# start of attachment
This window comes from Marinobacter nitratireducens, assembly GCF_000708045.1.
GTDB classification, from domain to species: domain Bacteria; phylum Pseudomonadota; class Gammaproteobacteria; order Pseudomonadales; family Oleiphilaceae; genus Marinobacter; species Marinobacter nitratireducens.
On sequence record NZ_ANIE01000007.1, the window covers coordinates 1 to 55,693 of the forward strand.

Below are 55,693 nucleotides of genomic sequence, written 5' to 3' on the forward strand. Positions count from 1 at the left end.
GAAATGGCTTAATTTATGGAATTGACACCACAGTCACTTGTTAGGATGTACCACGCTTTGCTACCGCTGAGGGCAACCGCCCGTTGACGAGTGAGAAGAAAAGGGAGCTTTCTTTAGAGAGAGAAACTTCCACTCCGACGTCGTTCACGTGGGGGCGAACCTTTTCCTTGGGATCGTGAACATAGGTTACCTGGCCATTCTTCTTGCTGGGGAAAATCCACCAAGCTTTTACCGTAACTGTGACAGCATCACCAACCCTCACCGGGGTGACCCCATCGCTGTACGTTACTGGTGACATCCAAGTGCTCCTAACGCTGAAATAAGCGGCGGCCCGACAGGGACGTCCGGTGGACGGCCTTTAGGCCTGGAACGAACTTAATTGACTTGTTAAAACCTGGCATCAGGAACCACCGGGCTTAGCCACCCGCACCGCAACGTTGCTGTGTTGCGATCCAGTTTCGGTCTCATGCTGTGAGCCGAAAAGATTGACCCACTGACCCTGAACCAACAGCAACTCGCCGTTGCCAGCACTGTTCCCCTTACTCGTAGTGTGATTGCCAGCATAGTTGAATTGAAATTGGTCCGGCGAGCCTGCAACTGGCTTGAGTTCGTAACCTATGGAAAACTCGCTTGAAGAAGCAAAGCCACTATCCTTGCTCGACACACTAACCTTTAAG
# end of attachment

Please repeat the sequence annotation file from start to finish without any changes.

This window comes from Marinobacter nitratireducens, assembly GCF_000708045.1.
GTDB classification, from domain to species: domain Bacteria; phylum Pseudomonadota; class Gammaproteobacteria; order Pseudomonadales; family Oleiphilaceae; genus Marinobacter; species Marinobacter nitratireducens.
On sequence record NZ_ANIE01000007.1, the window covers coordinates 1 to 55,693 of the forward strand.

Below are 55,693 nucleotides of genomic sequence, written 5' to 3' on the forward strand. Positions count from 1 at the left end.
GAAATGGCTTAATTTATGGAATTGACACCACAGTCACTTGTTAGGATGTACCACGCTTTGCTACCGCTGAGGGCAACCGCCCGTTGACGAGTGAGAAGAAAAGGGAGCTTTCTTTAGAGAGAGAAACTTCCACTCCGACGTCGTTCACGTGGGGGCGAACCTTTTCCTTGGGATCGTGAACATAGGTTACCTGGCCATTCTTCTTGCTGGGGAAAATCCACCAAGCTTTTACCGTAACTGTGACAGCATCACCAACCCTCACCGGGGTGACCCCATCGCTGTACGTTACTGGTGACATCCAAGTGCTCCTAACGCTGAAATAAGCGGCGGCCCGACAGGGACGTCCGGTGGACGGCCTTTAGGCCTGGAACGAACTTAATTGACTTGTTAAAACCTGGCATCAGGAACCACCGGGCTTAGCCACCCGCACCGCAACGTTGCTGTGTTGCGATCCAGTTTCGGTCTCATGCTGTGAGCCGAAAAGATTGACCCACTGACCCTGAACCAACAGCAACTCGCCGTTGCCAGCACTGTTCCCCTTACTCGTAGTGTGATTGCCAGCATAGTTGAATTGAAATTGGTCCGGCGAGCCTGCAACTGGCTTGAGTTCGTAACCTATGGAAAACTCGCTTGAAGAAGCAAAGCCACTATCCTTGCTCGACACACTAACCTTTAAG